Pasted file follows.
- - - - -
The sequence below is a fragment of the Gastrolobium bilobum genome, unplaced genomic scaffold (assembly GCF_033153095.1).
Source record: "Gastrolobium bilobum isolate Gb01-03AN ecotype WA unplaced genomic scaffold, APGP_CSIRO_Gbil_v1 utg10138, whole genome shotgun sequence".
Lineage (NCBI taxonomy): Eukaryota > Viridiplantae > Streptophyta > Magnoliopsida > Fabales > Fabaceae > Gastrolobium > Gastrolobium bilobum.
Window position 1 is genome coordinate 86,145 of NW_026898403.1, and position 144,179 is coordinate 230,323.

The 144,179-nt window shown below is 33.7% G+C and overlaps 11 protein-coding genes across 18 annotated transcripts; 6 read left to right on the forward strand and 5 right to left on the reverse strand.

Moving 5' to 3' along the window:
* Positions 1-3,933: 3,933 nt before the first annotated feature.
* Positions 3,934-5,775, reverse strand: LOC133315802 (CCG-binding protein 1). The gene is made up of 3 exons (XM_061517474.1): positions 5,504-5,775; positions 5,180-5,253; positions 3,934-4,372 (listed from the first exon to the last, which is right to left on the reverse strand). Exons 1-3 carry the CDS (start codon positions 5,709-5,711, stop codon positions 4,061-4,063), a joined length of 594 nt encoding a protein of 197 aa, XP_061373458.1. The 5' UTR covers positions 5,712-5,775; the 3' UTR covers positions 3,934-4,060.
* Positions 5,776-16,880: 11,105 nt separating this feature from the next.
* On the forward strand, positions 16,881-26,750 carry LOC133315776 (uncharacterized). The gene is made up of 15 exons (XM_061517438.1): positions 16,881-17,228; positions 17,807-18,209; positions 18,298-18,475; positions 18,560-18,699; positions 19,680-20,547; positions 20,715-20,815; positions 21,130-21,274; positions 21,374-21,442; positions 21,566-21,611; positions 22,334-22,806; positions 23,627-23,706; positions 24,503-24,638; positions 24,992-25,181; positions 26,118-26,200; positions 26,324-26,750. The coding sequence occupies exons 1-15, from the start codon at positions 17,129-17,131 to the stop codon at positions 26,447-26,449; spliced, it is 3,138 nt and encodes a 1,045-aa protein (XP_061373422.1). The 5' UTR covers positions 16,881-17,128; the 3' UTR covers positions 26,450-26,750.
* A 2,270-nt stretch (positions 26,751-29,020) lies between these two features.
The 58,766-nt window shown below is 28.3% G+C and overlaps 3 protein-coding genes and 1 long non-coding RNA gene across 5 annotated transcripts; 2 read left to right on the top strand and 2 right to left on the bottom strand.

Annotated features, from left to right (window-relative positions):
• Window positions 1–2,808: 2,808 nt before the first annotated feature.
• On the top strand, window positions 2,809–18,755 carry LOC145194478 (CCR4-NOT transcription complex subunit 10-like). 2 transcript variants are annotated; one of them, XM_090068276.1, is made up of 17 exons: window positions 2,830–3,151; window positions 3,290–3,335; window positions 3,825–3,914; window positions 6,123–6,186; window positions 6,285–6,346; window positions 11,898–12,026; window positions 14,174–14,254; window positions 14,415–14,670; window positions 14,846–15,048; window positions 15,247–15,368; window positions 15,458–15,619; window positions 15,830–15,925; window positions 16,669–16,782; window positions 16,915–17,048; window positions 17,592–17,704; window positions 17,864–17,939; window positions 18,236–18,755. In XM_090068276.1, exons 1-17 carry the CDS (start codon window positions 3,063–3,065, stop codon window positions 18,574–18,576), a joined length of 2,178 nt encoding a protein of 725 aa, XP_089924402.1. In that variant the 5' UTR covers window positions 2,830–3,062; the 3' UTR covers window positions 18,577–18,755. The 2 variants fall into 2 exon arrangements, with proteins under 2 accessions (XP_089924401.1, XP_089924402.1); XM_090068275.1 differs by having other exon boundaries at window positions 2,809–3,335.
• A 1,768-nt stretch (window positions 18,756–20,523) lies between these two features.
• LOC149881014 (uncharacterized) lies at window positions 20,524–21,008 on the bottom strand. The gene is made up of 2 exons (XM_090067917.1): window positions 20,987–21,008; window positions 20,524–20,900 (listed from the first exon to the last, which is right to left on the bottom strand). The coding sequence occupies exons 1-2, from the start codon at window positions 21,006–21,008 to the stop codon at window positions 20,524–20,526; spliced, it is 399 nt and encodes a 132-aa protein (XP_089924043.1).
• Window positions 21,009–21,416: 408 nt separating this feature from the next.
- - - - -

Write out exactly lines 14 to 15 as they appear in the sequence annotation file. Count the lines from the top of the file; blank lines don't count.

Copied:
• Window positions 1–2,808: 2,808 nt before the first annotated feature.
• On the top strand, window positions 2,809–18,755 carry LOC145194478 (CCR4-NOT transcription complex subunit 10-like). 2 transcript variants are annotated; one of them, XM_090068276.1, is made up of 17 exons: window positions 2,830–3,151; window positions 3,290–3,335; window positions 3,825–3,914; window positions 6,123–6,186; window positions 6,285–6,346; window positions 11,898–12,026; window positions 14,174–14,254; window positions 14,415–14,670; window positions 14,846–15,048; window positions 15,247–15,368; window positions 15,458–15,619; window positions 15,830–15,925; window positions 16,669–16,782; window positions 16,915–17,048; window positions 17,592–17,704; window positions 17,864–17,939; window positions 18,236–18,755. In XM_090068276.1, exons 1-17 carry the CDS (start codon window positions 3,063–3,065, stop codon window positions 18,574–18,576), a joined length of 2,178 nt encoding a protein of 725 aa, XP_089924402.1. In that variant the 5' UTR covers window positions 2,830–3,062; the 3' UTR covers window positions 18,577–18,755. The 2 variants fall into 2 exon arrangements, with proteins under 2 accessions (XP_089924401.1, XP_089924402.1); XM_090068275.1 differs by having other exon boundaries at window positions 2,809–3,335.